There is an emerging sense, especially among young practitioners and scholars, that the planning field has lost its agency to incite positive change in our cities and regions.
The perceived trivialization of the planning profession originates in large part from a loss of professional identity, authority, and vision beginning with democratic reform movements in the 1960s and 1970s. Many argue that rather than formulators and implementers of forward-thinking plans, the profession is now reduced to administering code and facilitating process. Others contend that the field’s redefined role gives it new legitimacy to tackle to pressing challenges of the 21st century. This issue of Carolina Planning explores the relevancy and role of the planning profession through a rich array of analyses, case studies, and commentary.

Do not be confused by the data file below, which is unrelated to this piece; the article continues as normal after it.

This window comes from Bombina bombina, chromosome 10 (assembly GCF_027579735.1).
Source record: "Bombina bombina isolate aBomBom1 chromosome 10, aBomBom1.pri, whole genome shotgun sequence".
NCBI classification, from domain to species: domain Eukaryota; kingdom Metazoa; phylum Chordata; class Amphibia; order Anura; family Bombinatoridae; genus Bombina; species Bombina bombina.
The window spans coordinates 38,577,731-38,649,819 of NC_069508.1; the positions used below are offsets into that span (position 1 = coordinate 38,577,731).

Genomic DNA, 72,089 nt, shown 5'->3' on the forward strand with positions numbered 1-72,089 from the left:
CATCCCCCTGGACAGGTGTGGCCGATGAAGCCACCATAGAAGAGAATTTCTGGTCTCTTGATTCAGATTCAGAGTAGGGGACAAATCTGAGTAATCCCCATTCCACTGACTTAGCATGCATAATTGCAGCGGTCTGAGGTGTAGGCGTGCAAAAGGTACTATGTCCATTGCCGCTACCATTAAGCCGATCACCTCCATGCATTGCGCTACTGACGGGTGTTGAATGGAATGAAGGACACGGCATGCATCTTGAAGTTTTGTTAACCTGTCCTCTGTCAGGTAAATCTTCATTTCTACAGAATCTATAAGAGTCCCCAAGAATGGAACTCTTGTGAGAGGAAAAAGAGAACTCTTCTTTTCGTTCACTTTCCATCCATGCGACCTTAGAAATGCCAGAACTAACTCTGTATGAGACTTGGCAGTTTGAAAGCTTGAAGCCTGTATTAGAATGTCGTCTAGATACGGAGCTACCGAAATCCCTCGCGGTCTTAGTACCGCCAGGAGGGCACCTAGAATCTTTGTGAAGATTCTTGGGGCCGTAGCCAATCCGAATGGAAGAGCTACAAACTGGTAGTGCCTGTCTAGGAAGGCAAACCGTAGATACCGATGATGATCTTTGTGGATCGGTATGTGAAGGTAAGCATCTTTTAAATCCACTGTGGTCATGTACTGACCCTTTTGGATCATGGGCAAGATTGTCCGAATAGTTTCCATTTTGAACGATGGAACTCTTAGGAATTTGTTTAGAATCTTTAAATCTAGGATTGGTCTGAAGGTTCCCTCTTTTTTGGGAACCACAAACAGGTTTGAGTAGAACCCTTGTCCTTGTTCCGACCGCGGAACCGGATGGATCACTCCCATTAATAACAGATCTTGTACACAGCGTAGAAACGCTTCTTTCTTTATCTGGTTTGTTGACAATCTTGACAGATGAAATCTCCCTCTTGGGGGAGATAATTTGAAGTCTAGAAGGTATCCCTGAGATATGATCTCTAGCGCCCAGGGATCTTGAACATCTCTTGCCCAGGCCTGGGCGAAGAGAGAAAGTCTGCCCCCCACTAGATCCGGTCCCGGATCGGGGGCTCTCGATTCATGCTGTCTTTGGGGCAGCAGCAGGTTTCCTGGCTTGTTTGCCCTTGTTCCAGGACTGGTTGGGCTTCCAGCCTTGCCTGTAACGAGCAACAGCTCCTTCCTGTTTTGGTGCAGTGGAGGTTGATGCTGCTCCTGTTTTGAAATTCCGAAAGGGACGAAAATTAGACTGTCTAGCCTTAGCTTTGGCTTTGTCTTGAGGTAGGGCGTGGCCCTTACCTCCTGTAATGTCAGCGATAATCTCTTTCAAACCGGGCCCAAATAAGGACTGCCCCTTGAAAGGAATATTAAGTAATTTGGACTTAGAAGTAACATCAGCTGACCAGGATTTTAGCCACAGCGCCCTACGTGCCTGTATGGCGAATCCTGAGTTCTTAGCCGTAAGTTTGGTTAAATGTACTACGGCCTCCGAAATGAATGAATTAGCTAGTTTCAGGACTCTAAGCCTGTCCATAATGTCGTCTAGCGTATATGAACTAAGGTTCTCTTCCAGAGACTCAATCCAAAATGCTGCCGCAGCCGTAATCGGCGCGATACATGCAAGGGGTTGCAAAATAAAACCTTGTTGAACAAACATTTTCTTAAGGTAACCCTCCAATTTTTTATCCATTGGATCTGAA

The theme for this issue was inspired by UNC-Chapel Hill planning Professor Thomas J. Campanella, who captured the aforementioned zeitgeist of the field last summer in his powerful essay entitled: “Jane Jacobs and the Death and Life of American Planning”. No longer capable of “bringing about more just, sustainable, healthful, efficient and beautiful cities”, he argues that the blame for the current state of the planning field rests squarely at the feet of Jane Jacobs and her contemporaries. Campanella identifies three products of this adverse legacy: a) the abandonment of physical design as the disciplinary center of the planning field, b) the prioritization of public participation over professional judgment, and c) the loss of professional courage and vision.
To learn more about this issue: Carolina Planning Journal